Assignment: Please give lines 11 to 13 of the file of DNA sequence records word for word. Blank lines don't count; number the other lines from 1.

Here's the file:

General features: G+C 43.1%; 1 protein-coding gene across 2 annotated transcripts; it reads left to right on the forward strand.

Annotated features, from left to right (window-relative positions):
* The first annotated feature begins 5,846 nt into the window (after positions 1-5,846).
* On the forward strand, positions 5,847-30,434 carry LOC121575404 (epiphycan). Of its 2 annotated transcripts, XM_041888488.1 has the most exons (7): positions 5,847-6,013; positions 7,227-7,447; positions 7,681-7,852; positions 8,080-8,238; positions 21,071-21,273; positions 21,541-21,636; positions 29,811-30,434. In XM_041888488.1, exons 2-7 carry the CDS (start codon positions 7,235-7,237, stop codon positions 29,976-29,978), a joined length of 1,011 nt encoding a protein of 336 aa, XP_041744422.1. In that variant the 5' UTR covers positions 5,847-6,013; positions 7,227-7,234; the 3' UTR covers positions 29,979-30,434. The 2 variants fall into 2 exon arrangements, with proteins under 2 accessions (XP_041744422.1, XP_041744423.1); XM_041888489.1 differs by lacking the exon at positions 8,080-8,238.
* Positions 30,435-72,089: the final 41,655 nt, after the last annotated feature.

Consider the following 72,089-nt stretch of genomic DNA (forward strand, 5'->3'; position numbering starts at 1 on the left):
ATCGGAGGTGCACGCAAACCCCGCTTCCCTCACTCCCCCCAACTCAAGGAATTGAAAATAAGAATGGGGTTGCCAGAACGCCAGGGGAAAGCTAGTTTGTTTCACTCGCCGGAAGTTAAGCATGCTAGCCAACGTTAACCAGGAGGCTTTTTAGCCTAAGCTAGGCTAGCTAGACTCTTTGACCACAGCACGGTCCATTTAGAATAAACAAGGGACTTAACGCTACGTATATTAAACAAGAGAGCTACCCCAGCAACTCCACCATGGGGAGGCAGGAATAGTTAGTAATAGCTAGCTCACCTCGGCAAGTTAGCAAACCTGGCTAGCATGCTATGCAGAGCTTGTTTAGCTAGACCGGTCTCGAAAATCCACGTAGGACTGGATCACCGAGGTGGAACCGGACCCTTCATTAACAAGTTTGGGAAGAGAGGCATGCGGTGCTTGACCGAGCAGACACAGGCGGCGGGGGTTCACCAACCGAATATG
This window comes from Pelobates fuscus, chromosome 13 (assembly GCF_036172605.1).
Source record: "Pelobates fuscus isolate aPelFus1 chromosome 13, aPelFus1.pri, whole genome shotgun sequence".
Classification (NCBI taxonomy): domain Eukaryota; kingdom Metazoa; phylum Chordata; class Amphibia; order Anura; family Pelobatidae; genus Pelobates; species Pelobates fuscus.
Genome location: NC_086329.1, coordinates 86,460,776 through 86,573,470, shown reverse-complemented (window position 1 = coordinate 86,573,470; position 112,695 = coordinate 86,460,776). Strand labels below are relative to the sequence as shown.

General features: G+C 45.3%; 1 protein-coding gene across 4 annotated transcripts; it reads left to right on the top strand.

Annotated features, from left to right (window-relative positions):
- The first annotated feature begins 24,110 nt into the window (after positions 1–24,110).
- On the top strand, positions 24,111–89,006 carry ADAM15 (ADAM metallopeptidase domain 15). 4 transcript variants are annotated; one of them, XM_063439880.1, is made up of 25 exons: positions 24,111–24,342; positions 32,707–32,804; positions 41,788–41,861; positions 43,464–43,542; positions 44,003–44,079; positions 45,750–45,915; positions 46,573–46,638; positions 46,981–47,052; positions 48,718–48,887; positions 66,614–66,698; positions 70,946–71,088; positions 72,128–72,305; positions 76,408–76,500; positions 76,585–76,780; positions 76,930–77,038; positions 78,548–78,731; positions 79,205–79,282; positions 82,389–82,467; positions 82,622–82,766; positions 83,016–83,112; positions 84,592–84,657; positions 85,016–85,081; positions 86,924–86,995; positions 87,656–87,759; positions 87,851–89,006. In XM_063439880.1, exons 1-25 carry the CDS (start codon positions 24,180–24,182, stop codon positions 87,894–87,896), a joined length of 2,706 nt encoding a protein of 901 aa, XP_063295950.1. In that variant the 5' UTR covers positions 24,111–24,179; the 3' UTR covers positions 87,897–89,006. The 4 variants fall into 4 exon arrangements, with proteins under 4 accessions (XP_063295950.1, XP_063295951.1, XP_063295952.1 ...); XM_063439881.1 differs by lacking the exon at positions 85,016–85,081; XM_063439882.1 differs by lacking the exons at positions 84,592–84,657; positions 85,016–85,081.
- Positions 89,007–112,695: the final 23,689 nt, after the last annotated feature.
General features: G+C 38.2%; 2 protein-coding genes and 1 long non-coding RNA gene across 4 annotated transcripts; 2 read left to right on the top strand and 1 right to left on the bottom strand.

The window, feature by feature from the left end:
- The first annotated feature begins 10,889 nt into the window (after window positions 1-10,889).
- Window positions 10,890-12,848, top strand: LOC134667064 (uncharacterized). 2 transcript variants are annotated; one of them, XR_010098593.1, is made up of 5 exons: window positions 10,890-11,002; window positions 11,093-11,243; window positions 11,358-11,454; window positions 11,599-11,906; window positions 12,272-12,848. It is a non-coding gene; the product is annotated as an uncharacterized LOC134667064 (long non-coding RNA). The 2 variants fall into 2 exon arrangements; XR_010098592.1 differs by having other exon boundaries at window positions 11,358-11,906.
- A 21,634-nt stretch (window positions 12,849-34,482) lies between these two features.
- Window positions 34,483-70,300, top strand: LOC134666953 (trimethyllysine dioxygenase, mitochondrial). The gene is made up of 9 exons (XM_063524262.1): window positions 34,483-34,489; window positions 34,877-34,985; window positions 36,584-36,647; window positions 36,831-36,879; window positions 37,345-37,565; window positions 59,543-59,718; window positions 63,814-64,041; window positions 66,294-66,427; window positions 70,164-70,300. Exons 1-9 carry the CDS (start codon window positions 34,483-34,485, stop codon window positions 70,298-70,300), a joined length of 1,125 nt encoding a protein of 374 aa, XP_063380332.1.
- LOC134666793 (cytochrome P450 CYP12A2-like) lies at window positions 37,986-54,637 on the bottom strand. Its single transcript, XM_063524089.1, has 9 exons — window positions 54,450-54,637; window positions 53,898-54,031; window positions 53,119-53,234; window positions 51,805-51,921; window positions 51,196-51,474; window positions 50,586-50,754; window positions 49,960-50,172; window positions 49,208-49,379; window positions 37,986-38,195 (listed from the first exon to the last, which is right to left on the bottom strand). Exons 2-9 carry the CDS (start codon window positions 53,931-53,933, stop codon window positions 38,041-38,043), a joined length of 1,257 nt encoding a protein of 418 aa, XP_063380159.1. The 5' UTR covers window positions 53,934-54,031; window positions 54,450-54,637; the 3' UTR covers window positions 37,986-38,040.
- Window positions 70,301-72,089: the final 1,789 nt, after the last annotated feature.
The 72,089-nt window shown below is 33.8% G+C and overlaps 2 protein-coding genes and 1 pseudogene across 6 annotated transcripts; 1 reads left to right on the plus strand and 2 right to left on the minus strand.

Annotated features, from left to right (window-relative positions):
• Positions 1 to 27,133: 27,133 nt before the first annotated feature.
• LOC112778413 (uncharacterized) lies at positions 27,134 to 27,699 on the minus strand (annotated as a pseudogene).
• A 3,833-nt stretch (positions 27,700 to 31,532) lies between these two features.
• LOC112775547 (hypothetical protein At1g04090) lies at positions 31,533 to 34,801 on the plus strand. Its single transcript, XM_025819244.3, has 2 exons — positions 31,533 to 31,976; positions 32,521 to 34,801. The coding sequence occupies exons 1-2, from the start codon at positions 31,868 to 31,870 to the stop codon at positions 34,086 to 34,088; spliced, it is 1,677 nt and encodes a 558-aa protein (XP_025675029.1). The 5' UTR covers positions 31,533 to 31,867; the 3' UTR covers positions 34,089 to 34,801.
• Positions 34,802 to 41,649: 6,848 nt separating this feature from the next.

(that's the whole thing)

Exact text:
Genome location: NC_086329.1, coordinates 86,460,776 through 86,573,470, shown reverse-complemented (window position 1 = coordinate 86,573,470; position 112,695 = coordinate 86,460,776). Strand labels below are relative to the sequence as shown.

General features: G+C 45.3%; 1 protein-coding gene across 4 annotated transcripts; it reads left to right on the top strand.

Annotated features, from left to right (window-relative positions):